Student Representative 2021-2023

Ioana Anghel

Current Position: PhD Candidate, Zapata Lab, Ecology and Evolutionary Biology Department, UCLA

Research Interests: Plant speciation, evolutionary ecology, phylogenetics

BSA Service: BSA Member (2018-), PlantingScience Liaison (2019)

Other Service: Mentor for 3 undergraduate students (2018-); Teaching Assistant for 8 undergraduate courses (2018-); California Native Plant Society, Student Advisor (2019-2020); California Botanical Society, Student Meeting Planning Committee (2021)

Statement of Interest: As an undergrad I studied Politics and Psychology. My love for botany grew after finishing my degree, and after finding a community of botanists at my local chapter of the California Native Plant Society, and my interest in plant evolution was encouraged and fostered. Planning a native plant garden tour through CNPS, I met people who loved plants and enjoyed connecting people who shared this interest. This local organization showed me the power of a community like BSA to encourage a budding plant student to pursue their interests.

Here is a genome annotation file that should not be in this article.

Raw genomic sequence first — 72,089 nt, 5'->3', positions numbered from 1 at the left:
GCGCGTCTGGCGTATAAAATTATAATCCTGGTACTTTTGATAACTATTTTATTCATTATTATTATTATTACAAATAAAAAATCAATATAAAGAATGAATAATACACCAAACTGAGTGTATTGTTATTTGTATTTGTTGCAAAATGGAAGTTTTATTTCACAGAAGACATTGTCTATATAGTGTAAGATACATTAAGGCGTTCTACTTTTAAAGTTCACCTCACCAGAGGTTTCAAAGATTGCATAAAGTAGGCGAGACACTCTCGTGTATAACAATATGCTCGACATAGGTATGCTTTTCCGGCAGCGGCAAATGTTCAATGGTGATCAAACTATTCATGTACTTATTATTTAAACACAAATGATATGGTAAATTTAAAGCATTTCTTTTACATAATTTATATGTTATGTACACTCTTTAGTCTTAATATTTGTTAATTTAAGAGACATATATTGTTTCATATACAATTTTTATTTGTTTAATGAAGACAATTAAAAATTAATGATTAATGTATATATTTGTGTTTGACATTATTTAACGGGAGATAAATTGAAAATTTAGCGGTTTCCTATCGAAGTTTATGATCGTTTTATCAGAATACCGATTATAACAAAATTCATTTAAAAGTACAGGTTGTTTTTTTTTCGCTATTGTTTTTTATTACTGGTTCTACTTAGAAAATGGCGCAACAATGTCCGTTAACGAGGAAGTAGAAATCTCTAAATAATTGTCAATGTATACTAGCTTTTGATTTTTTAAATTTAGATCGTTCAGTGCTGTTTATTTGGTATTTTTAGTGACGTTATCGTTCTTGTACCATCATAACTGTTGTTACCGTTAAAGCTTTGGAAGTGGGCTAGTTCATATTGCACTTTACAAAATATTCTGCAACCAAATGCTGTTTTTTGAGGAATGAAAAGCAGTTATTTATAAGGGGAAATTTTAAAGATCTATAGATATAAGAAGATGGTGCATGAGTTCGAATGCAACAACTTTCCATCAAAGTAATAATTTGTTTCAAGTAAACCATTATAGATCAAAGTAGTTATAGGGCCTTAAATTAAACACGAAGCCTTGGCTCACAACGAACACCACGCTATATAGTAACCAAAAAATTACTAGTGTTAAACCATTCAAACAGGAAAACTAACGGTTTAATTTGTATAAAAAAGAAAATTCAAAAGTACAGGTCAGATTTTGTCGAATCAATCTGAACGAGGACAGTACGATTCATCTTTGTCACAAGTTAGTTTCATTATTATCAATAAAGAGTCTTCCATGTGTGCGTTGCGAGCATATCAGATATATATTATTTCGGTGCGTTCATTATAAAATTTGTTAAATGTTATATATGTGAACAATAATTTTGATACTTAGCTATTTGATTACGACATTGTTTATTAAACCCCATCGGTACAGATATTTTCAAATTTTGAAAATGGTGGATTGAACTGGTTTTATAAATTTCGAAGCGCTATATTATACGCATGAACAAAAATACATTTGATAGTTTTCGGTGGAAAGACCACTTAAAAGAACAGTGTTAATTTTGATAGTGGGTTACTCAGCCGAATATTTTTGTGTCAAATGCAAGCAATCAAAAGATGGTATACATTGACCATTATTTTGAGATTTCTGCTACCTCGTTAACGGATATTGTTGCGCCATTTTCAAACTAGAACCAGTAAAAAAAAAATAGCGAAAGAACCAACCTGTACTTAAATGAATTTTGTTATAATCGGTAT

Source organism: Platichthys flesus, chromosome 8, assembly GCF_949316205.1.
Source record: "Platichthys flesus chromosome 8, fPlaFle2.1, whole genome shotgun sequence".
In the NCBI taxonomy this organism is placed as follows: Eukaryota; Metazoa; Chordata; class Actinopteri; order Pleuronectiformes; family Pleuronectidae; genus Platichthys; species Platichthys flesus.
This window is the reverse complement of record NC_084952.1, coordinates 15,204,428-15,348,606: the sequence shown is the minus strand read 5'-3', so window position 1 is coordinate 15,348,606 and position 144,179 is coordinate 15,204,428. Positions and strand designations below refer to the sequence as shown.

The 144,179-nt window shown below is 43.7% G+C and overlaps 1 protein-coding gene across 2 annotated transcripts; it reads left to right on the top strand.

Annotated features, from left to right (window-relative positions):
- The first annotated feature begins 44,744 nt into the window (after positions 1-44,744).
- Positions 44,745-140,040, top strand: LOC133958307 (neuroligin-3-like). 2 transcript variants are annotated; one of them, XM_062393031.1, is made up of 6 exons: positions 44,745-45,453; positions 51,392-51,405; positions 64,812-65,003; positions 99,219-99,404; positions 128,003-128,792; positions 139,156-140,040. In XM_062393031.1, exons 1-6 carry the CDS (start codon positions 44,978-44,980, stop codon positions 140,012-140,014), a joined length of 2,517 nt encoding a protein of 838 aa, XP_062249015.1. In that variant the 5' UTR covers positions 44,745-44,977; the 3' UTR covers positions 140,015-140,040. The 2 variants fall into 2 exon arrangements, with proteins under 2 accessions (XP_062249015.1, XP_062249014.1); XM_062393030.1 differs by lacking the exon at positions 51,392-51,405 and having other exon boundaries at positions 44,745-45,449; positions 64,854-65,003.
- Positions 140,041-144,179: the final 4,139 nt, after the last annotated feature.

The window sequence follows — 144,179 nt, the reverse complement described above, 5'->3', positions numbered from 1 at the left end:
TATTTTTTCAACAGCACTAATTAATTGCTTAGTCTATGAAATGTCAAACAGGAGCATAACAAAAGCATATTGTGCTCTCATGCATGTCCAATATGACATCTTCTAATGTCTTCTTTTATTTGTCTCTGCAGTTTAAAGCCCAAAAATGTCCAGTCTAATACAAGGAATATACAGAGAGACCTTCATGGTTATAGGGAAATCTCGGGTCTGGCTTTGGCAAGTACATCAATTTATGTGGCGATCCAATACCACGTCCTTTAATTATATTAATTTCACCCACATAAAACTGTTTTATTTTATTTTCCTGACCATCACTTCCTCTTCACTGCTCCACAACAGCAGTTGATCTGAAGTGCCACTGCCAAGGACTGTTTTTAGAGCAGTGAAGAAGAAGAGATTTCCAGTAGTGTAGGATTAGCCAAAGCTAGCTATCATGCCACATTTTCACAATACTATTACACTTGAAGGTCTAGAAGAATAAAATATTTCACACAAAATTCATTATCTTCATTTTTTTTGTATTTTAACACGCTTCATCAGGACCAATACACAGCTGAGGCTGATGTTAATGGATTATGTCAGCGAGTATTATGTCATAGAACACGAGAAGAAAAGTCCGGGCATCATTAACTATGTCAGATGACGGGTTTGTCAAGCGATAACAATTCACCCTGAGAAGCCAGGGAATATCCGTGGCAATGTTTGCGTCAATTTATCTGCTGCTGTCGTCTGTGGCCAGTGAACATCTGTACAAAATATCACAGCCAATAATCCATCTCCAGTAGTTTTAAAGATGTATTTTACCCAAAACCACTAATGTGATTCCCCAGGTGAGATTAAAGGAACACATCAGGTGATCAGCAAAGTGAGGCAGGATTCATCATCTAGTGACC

My non-traditional background required me to seek out unconventional educational opportunities to prepare for graduate school, such as plant ID workshops, local college botany courses, and volunteering in research labs. After making my decision to pursue botany full time, I pivoted from my consulting career and my work as botany field technician for the Bureau of Land Management and the Forest Service. These diverse opportunities taught me that there are many ways to develop an interest in the world of plants. Through these experiences, the mentors and friends I made were so important in helping me fine tune my mission – to connect people with plants. BSA is an organization that helps me foster this mission through creating a sense of community and helping connect members with opportunities to develop their skills, network, and sense of possibility for their work.